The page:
What If It Doesn’t Work?

This past weekend as I was contemplating the risks involved in starting a new business, and the myriad reasons why entrepreneurs don’t succeed, I was struck by this thought – failure takes practice in getting it right.Fast-forward to this morning and the first conversation I had with a work colleague mirrored this perspective when she said, “You have to be brave enough to take a leap and trust that your security net will ease the fall.”

Of course the thinking behind these statements and the sentiments they express are but one component of business start-ups; but, it’s the implication of their meaning that should be factored along one’s entrepreneurial journey.

There is inherent risk in launching a business and the successful integration of all its moving parts is never a guarantee – but you’ll never know if success is possible unless you try. Research indicates that, in general, women are more risk-averse than men in terms of their entrepreneurial behaviour.

While fear of failure doesn’t discriminate between the genders, it is acknowledged by the Global Entrepreneurship Monitor (GEM) that women generally exhibit lower confidence in their own abilities and this attribute “…is likely to contribute to their higher rates of fear of failure in a business context.” GEM’s 2015 Women’s Report goes on to say that, “41% of women who perceive opportunities would be prevented from starting a business due to fear of failure, compared to 34% of men.”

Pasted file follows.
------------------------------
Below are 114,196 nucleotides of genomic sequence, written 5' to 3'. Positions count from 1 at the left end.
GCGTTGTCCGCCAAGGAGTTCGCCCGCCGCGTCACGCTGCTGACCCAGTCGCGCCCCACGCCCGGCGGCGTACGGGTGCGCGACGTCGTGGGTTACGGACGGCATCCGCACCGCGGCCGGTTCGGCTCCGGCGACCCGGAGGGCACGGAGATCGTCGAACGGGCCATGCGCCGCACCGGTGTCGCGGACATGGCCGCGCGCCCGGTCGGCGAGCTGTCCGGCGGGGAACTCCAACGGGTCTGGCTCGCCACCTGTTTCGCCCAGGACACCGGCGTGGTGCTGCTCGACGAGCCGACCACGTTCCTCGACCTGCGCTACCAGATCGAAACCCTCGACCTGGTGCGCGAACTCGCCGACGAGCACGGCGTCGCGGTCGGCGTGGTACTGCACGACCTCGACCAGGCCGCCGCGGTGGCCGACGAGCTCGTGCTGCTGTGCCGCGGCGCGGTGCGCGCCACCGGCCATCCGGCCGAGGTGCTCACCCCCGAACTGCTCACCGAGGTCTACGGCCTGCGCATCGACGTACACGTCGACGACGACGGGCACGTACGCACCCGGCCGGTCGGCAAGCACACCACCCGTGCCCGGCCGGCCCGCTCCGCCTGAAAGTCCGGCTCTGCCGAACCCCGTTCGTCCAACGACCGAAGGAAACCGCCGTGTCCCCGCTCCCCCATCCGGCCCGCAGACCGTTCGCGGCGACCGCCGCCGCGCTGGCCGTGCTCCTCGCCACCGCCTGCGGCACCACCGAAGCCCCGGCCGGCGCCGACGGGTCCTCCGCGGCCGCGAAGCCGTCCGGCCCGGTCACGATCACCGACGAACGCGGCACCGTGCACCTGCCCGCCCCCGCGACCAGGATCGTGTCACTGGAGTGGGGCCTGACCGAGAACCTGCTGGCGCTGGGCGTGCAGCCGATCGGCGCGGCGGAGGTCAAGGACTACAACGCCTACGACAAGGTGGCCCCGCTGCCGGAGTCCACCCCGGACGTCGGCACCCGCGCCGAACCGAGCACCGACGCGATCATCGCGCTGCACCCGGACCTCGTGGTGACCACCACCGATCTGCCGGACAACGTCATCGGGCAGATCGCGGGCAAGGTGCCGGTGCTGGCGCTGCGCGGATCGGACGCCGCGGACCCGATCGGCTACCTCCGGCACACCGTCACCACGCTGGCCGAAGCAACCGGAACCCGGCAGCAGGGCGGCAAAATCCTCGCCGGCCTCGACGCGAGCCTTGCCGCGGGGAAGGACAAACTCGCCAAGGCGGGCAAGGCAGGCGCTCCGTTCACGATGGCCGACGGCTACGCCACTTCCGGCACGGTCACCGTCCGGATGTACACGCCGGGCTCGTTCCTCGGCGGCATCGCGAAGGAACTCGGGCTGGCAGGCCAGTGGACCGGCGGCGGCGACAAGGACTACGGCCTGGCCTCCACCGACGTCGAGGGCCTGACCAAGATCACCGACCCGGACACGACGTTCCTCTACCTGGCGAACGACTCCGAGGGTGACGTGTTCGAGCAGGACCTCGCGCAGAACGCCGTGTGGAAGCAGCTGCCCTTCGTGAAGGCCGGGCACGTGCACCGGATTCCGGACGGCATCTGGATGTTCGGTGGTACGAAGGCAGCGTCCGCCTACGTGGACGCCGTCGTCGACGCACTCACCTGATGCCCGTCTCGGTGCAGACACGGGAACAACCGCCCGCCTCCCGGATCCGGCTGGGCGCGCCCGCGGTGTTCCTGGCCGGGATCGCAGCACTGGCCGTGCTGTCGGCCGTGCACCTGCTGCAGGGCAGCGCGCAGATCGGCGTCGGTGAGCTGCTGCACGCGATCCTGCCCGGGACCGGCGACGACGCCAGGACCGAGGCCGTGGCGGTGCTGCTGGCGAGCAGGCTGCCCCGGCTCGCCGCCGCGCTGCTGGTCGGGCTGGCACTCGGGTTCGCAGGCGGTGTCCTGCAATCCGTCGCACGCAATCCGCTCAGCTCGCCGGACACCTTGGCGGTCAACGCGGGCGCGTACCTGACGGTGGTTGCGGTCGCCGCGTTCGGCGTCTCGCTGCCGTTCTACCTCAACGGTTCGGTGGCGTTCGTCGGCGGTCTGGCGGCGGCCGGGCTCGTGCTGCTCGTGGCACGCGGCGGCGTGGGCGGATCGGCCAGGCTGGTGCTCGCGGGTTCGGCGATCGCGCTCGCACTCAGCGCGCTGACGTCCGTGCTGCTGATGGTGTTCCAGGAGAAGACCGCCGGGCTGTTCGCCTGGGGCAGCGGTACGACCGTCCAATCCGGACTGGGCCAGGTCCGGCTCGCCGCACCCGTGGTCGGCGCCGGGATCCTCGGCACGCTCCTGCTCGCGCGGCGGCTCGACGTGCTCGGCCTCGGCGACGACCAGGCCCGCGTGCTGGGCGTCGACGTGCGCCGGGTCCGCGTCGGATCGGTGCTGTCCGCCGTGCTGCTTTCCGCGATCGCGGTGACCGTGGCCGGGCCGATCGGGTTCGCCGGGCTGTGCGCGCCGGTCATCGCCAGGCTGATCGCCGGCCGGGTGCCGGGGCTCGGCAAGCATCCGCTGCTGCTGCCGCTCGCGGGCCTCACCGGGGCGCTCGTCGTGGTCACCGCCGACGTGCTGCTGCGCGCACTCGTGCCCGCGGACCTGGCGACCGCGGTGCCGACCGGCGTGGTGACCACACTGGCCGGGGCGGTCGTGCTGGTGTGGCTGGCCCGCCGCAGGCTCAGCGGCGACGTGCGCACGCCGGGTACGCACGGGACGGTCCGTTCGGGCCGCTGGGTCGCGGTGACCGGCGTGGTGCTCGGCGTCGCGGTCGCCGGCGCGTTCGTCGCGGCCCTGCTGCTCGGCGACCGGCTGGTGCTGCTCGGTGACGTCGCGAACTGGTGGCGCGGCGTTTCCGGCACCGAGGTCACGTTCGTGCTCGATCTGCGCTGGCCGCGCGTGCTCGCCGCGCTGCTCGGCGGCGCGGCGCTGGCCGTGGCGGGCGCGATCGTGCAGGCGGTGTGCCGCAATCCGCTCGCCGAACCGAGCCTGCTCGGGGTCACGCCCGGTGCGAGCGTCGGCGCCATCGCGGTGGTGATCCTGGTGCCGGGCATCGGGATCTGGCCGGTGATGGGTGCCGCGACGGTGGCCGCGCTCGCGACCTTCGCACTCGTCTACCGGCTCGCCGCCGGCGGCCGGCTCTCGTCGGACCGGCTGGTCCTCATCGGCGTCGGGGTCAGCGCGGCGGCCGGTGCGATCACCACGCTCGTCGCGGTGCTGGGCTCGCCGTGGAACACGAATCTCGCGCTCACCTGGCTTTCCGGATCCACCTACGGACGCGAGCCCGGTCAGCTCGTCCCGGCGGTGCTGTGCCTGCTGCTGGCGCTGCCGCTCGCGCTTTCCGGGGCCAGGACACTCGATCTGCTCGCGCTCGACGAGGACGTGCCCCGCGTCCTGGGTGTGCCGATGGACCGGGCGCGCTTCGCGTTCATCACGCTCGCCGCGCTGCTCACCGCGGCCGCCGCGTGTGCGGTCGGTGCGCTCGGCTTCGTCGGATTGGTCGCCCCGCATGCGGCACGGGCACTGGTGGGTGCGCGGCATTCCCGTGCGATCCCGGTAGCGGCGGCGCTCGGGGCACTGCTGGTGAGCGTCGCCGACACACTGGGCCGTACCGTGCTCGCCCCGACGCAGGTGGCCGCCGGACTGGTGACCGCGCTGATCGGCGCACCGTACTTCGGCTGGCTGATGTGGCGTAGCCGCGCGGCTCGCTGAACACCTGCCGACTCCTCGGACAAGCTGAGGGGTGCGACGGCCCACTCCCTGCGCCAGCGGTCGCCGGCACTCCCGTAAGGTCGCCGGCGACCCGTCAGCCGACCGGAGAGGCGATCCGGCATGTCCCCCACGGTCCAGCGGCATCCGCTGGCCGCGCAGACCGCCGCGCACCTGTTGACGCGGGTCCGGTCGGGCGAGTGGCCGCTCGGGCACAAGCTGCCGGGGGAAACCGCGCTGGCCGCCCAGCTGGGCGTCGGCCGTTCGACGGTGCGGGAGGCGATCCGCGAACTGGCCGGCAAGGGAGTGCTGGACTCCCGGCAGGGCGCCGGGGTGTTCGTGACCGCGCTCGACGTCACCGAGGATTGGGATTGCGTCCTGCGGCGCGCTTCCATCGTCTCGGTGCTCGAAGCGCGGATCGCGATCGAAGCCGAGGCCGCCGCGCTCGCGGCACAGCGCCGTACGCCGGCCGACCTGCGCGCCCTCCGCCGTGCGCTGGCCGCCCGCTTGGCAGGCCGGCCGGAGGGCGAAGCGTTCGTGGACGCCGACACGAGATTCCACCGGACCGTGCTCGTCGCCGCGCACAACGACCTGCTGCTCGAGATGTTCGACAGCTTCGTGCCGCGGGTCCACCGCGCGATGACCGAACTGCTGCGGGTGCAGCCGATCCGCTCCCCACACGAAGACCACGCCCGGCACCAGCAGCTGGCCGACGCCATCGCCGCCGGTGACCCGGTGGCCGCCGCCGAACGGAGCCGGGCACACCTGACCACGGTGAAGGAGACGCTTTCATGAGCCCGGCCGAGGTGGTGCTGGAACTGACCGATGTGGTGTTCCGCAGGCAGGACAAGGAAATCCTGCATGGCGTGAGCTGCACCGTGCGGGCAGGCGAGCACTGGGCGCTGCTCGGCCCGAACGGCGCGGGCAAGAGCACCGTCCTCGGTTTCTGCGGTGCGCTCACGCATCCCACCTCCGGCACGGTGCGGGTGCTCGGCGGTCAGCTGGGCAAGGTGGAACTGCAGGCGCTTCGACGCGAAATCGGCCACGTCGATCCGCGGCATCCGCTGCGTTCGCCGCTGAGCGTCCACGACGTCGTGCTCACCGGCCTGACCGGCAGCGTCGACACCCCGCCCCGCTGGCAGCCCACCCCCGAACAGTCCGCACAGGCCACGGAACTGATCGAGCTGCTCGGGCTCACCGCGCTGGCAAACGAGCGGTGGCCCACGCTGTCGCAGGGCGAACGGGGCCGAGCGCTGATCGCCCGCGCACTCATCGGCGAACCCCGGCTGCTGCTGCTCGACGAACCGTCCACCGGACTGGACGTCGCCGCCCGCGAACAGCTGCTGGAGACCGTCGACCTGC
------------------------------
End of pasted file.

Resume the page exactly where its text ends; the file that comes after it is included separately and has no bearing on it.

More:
The start-up world’s catchcry is simple: fail fast, fail cheap and learn from your experiences. In his article Learning from Failure, Daniel Crenna suggests that it is through sharing our stories of failure that we understand that the entrepreneurial landscape is made richer by the many talented, inspired individuals who are earning success one failure at a time. Their stories are important!

Crenna goes on to say that, “If an entrepreneur is in this game for the long haul, they will fail so many times that they will no longer differentiate failure from success, because like any human endeavour that improves with practice, the art of business building is a steady march of preparation, timing, execution, and aftermath.”

By definition, embracing your entrepreneurial spirit requires that you be willing to take risks—including looking fear in the eye and stepping out in spite of it. Coming out of this past weekend’s reflection, I arrived at the following conclusion. As women, we need to accept that the fear exists, surrender our entrenched definition of what it means to be successful in business and trust that our passion, creativity and capabilities will not fail us.

Sources: Technology Innovation Management Review, Global Entrepreneurship Monitor and www.Inc.com

– Alanna Keefe